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Arsenal 2018/19 season preview: Attackers

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Assessing Arsenal’s front line ahead of the upcoming season

Arsenal v Stoke City - Premier League
A bromance in the making
Photo by Shaun Botterill/Getty Images

Hello, and welcome to the installment in our 2018/2019 season preview you’ve all been waiting for: the attackers! With mere days left before the season begins in earnest and the transfer window behind us, we will break down the attacking options Arsenal has at their disposal as the Gunners attempt to battle their way back into the footballing world’s elite class.

As of the closing of the transfer window yesterday, Arsenal has five first team attackers on roster - Joel Campbell, Alexandre Lacazette, Pierre-Emerick Aubameyang, Alex Iwobi, and Danny Welbeck. Of the academy attackers, only Eddie Nketiah is expected to see any significant minutes. On loan is striker Takuma Asano, whose perpetual visa issues are making it highly unlikely that he will ever suit up for the Gunners.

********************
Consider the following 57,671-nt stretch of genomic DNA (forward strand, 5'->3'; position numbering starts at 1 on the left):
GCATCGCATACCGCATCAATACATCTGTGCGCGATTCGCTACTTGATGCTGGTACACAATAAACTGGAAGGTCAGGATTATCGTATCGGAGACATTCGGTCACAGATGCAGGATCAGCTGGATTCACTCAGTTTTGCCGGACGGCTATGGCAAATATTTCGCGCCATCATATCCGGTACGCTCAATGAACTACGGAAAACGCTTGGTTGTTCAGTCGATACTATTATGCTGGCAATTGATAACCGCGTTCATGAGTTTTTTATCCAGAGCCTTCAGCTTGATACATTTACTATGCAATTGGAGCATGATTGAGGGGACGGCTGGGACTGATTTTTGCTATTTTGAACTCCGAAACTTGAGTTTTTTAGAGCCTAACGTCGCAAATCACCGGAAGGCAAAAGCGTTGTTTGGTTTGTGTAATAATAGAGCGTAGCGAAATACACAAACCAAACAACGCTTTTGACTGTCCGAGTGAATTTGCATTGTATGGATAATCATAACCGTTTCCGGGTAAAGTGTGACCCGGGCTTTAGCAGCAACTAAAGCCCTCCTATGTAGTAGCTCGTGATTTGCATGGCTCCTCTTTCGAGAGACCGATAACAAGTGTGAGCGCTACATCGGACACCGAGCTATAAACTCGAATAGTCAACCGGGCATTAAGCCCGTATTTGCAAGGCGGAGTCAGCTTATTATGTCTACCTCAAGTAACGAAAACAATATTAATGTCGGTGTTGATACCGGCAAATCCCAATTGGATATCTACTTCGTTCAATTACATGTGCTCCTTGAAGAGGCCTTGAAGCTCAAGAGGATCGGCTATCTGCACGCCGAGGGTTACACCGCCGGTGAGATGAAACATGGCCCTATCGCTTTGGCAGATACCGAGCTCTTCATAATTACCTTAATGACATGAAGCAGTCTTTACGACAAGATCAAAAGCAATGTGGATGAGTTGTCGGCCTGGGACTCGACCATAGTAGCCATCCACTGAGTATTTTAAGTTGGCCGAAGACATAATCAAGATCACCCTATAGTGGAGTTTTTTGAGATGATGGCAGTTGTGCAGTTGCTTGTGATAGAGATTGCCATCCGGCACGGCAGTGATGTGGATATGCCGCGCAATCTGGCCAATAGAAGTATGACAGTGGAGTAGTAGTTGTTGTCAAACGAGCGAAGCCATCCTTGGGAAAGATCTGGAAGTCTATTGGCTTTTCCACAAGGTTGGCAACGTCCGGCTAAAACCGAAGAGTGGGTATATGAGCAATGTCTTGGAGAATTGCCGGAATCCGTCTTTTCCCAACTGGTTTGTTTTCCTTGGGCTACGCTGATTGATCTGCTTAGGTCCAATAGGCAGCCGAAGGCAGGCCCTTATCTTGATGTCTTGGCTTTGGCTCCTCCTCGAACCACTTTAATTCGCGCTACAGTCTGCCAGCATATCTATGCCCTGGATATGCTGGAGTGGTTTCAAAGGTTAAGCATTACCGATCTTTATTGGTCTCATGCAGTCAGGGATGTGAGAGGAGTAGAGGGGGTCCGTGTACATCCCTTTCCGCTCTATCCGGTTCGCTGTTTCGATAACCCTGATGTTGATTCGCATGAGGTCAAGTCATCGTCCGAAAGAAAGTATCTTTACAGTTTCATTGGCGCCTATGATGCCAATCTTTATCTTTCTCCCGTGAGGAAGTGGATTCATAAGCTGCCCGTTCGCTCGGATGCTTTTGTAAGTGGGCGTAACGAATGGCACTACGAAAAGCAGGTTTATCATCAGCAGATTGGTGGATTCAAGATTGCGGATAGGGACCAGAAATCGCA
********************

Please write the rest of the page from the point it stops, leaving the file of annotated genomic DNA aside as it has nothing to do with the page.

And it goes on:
Joel Campbell

Pros: At 26 years of age, Campbell is still young enough to have some productive years ahead of him. If not for a rash of untimely injuries at other clubs, there could have been a timeline that saw Campbell return to the Gunners and become a solid depth player.

Cons: Has there been an Arsenal player more loaned out than Joel Campbell? Since joining the club in 2011, Campbell has played for the following clubs in order: Lorient, Real Betis, Olympiacos, Arsenal, Villarreal, Arsenal, Sporting Lisbon, and Real Betis. Of his 119 appearances across those clubs, he has featured for Arsenal only 23 times and has scored a mere 3 goals for his parent club despite being on the books for over seven seasons.

Season Expectations: To say that he has been surplus to Arsenal is generous, and despite returning to full health and representing Costa Rica in the 2018 World Cup, there is nothing to indicate that he will ever be a major part of Arsenal’s plans. Although he was not sold during the close of the Premier League transfer window, it is speculated that he will either be sold or loaned back to Olympiacos.

Eddie Nketiah